Review: DuckTales Remastered [Wii U/Xbox 360/PS3/PC]

Posted: August 28, 2013 in PC, Playstation 3, Wii U, Xbox 360


DuckTales was a firm cartoon favourite of mine back in the late eighties and the DuckTales NES game was one of the most played games in my youth. Back then I could appreciate what the game had, non-linear levels, bosses with attack patterns to memorize and that several secret passages could be hidden everywhere. Scrooge McDuck’s treasure hunt prepared me for games were going to become in the future.

matroxveturagrab_019 copy

DTR-intro-1 copyIn DuckTales Remastered, everything has been given a massive tune up, the 8-bit sprites have been transformed into hand drawn characters with 3D backgrounds and the instantly recognizable soundtrack has been given a jazzy makeover and will sit in your head for days, with the option to relive the classic 8-bit themes after completion. One of the most evident additions is the voice acting for all the characters from the original voice artists (those who are still dtr_africanmines14 copyalive) including Alan Young, who at the age of 93 can still perform as an excellent Scrooge McDuck.

You have five levels to take on: African Mines, Transylvania, the Amazon, the Himalayas and the Moon. They can be taken on in any order and offer their fair amount of challenges and pitfalls to overcome before reaching a boss fight, complete with new attack patterns so even those who have the element of nostalgia will find themselves at a loss.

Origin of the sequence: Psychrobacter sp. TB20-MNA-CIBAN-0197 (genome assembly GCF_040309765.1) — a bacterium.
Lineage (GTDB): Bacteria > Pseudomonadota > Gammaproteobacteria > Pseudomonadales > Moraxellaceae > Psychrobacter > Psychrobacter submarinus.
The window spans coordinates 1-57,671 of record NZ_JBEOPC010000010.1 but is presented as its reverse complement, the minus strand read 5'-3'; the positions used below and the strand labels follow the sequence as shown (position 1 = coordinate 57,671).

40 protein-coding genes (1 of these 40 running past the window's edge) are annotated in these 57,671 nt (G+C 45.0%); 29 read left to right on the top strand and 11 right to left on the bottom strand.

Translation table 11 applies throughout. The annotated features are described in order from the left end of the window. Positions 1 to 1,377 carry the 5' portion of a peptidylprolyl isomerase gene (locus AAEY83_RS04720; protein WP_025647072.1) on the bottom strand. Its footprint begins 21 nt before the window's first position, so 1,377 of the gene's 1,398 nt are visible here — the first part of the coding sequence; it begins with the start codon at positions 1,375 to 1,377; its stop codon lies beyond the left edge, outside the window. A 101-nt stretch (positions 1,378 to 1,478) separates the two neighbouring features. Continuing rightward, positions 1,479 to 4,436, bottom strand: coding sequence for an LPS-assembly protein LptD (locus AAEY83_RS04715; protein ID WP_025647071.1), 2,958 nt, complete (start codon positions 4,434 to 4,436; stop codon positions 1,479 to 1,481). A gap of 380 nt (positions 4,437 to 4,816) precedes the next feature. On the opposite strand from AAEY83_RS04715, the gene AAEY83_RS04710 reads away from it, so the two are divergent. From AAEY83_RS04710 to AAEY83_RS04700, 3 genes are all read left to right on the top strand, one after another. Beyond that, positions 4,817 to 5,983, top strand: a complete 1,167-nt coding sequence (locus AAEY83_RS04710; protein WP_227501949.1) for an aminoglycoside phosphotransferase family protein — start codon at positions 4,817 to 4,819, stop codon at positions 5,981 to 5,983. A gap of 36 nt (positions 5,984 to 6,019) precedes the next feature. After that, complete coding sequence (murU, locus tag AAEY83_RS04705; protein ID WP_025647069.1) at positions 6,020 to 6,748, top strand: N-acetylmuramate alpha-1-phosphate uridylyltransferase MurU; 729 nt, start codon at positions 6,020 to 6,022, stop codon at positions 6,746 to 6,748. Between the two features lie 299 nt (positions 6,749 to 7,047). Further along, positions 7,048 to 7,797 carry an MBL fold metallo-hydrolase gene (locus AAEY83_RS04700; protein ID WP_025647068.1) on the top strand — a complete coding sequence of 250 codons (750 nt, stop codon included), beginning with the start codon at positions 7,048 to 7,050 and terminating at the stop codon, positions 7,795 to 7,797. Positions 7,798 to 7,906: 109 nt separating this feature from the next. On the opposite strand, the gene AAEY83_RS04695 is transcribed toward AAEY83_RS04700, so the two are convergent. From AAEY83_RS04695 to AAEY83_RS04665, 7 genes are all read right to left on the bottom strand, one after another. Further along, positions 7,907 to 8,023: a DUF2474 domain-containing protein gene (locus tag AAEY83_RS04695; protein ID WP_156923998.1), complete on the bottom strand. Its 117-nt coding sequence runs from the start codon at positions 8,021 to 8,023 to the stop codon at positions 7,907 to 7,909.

dtr_africanmines11 copyDue to the lack of save function in the 1990 NES original the levels have been expanded, with added secret areas, puzzles and extended gameplay. For instance, in the Moon level a remote was simply needed to summon GizmoDuck to blast down a wall to progress. In DuckTales Remastered you need to retrieve three pieces of GizmoDuck’s suit before returning it to alter ego Fenton Crackshell for him to transform and follow you to the offending blockade. Even without the DTR_transylvania-12 copynostalgia factor it’s still fun to play, there are no long combo attacks to remember, your cane is your tool to pogo on enemies, over obstacles and swinging objects forward and upward.

The original was a simple treasure hunt, and DuckTales Remastered follows a similar trend, but added cutscenes give further meaning to events and explaining certain situations, matroxveturagrab_014 copylike how Scrooge is able to breathe on the Moon. It’s down to oxygen enriched taffy, obviously. But it can get a bit much at times as they can crop up halfway through a level and mention something trivial when all you want to do is move forward. Especially Scrooge’s nephews, Huey, Dewey and Louie being disobedient little gits several times during the game and needed to be told off, again and again.

DTR_transylvania-8 copyReplay value can be found by returning to levels to find more treasure. Treasure is found in abundance in every level, most of the time literally appearing out of thin air. It’s with these jewels that you can purchase concept art, character sheets and eventually the music to each level and will require several trips to find enough gemstones to unlock everything.

Taken from an era gameplay meant to be challenging and dtr_moon18 copydidn’t need any frills to stand out from the masses, DuckTales was widely regarded as one of the greatest games the NES had. Whilst it may appear too simple by today’s standards, there is no denying DuckTales has been more than just remade. It has been Remastered.



A] Reliving an old classicdtr_moon13 copy
B] Fantastic soundtrack
C] Simple controls

A] Too frequent cutscenes
B] Simple gameplay may put some off

Gameplay – 4/5matroxveturagrab_012 copy
Playability – 4/5
Visuals – 4/5
Audio – 5/5
Lifespan – 3/5

Final Score 8/10

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